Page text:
UK retail and waste management bodies repeat calls for lorry driver visas
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Organisations from the UK's retail and waste management sectors have joined the Road Haulage Association in urging the Home Office to add lorry drivers to the shortage occupation list.
This latest public drive for changes to immigration rules comes amid increasing competition between companies to recruit HGV drivers. Several big name firms are offering 4-figure sign-on bonuses, while wages appear to be on the up.
However, industry representatives claim the shortage still remains and problems will continue unless companies can recruit from abroad.
Andrew Opie, director of food and sustainability at the British Retail Consortium, told the Eastern Daily Press:
“A shortage in HGV driver numbers has resulted in minor disruption to some supply chains, delaying the restocking of some items in some areas. Supermarkets are working closely with their suppliers to ensure that consumers are able to get hold of all the goods they need. Nonetheless, government must rapidly increase the number of HGV driving tests taking place, fill gaps by providing visas for EU HGV drivers, and also look for a longer-term solution to this issue.”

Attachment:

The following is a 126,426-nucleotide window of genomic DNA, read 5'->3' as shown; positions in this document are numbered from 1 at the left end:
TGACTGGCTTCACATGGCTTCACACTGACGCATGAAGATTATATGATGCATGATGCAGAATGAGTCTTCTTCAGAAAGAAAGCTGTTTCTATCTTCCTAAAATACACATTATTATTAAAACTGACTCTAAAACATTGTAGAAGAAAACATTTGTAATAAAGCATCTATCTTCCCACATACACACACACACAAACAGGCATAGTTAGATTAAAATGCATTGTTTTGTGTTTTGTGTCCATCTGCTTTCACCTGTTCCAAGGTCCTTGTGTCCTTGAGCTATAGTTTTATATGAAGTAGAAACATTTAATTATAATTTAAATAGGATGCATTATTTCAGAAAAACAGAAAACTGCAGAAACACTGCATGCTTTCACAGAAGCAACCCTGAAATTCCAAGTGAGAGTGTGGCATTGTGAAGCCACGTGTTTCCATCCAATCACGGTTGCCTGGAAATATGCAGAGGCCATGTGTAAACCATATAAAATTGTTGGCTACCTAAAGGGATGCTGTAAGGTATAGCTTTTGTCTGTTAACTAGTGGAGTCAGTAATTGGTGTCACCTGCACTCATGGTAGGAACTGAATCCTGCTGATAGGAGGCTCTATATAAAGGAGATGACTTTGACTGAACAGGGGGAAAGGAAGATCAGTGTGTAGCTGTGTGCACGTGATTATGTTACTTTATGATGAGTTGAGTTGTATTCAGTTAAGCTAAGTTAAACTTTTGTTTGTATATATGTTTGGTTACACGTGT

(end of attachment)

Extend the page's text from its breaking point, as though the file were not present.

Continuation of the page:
Moreover, in an open letter to Home Office Minister Priti Patel, Jacob Hayler, executive director of the Environmental Service Association, called for lorry driving to be “recognised as an important shortage occupation with a two-year derogation to the points-based immigration rules for trained HGV drivers”.
According to mrw.co.uk, Hayler’s letter was also countersigned by waste management company chief executives, the Chartered Institution of Wastes Management and the Local Authority Recycling Advisory Group, among others.
Just over a fortnight ago, the Builders Merchants Federation also expressed concern over the driver shortage.
BMF CEO John Newcomb is quoted as saying that “It is clear that there is a major deficit of HGV drivers and issues with training and supporting new recruits into the role, and this is now causing delayed deliveries and rising costs across the UK.”